What would be the equivalent of this piece of Python code?

Hi

I have used this piece of code to measure the time it takes for a Python script to execute.
I want to do the same with Julia.

from datetime import datetime
start_time = datetime.now()

end_time = datetime.now()
delta_time = end_time - start_time
print(delta_time.microseconds)

Is there an equivalent in Julia?

where is delta_time defined in that python code? Do you mean the difference between start_time and some end_time? If so,

using Dates
start_time = now()
...
end_time = now()
elapsed = end_time - start_time

will give you elapsed as a type representing the elapsed time in some interval (Milliseconds) from which you can extract the value as an Int using elapsed.value.

(edited based on edit to question)

However, you should also look into the @time macro, and @btime and @benchmark from BenchmarkTools.jl for other options.

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If you want to benchmark julia code, you should try:


Which is much better than a simple elapsed = end_time - start_time, which will measure compilation times and is statistically not very robust …
If you’re wondering why your Julia code is slow, consider:
https://docs.julialang.org/en/v1/manual/performance-tips/index.html

3 Likes

Can you explain further on “statistically not very robust”?

What will happen if I measure compilation time?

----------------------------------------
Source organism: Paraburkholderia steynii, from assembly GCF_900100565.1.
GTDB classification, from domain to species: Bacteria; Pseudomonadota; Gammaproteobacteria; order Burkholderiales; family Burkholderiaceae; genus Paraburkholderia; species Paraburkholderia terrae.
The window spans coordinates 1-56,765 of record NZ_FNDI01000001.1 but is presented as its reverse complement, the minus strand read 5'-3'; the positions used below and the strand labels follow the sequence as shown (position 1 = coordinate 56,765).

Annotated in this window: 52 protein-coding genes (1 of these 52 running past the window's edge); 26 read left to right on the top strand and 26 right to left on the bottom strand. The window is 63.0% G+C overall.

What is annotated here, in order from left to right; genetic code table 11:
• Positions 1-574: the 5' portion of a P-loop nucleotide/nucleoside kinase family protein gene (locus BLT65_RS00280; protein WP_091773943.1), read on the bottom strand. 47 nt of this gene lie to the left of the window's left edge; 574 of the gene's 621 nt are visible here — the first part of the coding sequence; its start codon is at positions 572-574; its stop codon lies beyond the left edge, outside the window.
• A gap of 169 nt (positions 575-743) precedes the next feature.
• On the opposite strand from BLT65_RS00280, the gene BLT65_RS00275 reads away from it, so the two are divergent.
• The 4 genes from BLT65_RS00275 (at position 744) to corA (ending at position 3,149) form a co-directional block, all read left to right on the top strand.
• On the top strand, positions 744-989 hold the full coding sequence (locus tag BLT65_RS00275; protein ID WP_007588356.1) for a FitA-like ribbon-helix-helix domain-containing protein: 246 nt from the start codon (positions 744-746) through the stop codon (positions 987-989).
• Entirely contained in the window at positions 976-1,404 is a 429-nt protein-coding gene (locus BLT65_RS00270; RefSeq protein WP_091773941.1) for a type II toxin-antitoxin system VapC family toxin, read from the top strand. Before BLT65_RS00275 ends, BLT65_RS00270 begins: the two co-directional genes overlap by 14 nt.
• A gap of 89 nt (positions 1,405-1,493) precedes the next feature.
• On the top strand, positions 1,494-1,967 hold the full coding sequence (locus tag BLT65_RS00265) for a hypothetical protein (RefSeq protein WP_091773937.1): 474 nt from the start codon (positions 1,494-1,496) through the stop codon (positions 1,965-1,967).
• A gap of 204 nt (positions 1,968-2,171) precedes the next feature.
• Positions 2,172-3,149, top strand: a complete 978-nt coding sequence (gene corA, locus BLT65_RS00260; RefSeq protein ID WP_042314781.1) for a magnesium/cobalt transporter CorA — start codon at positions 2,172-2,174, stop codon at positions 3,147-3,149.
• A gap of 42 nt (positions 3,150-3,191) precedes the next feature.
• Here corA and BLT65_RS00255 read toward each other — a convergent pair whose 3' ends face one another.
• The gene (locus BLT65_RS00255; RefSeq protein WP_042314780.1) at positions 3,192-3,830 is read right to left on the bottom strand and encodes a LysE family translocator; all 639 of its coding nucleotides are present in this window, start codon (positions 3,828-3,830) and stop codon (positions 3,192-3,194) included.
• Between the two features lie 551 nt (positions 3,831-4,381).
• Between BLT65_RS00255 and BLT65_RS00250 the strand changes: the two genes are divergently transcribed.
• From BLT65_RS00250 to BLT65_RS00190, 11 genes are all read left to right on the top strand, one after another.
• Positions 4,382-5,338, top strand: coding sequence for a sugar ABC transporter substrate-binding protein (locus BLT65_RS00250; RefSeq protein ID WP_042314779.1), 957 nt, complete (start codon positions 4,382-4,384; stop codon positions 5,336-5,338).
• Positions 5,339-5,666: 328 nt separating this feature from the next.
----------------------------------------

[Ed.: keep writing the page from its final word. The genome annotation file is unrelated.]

Can you explain further on “statistically not very robust”?

It means that a sample size of 1 (which is what you’re going to get) is neither meaningful nor conclusive, as you’re introducing unknown system state (among other variables) into your experiment. BenchmarkTools gets around this by running the code multiple times and provides statistics across its entire run.

What will happen if I measure compilation time?

You will get a tremendously pessimistic result, as the second run of a function is significantly faster:


julia> using LightGraphs
julia> g = Graph(100,200)
{100, 200} undirected simple Int64 graph
julia> @time betweenness_centrality(g);  # timing compilation since this is the first run
  0.292876 seconds (602.88 k allocations: 32.449 MiB)
julia> @time betweenness_centrality(g);  # already compiled
  0.002362 seconds (15.46 k allocations: 2.427 MiB)
4 Likes

You are right. I tested “Dates” with my code in Julia. And “Datetime” in Python. The first time Julia is slowly. But even despite of the compilation time it is faster than Python.
I did this test only 4 times. I would like to do it at leats 1000 times. Do you know of a similar tool like “BenchmarkTools” but in Python?

Yes, the timeit module:
https://docs.python.org/3.8/library/timeit.html

1 Like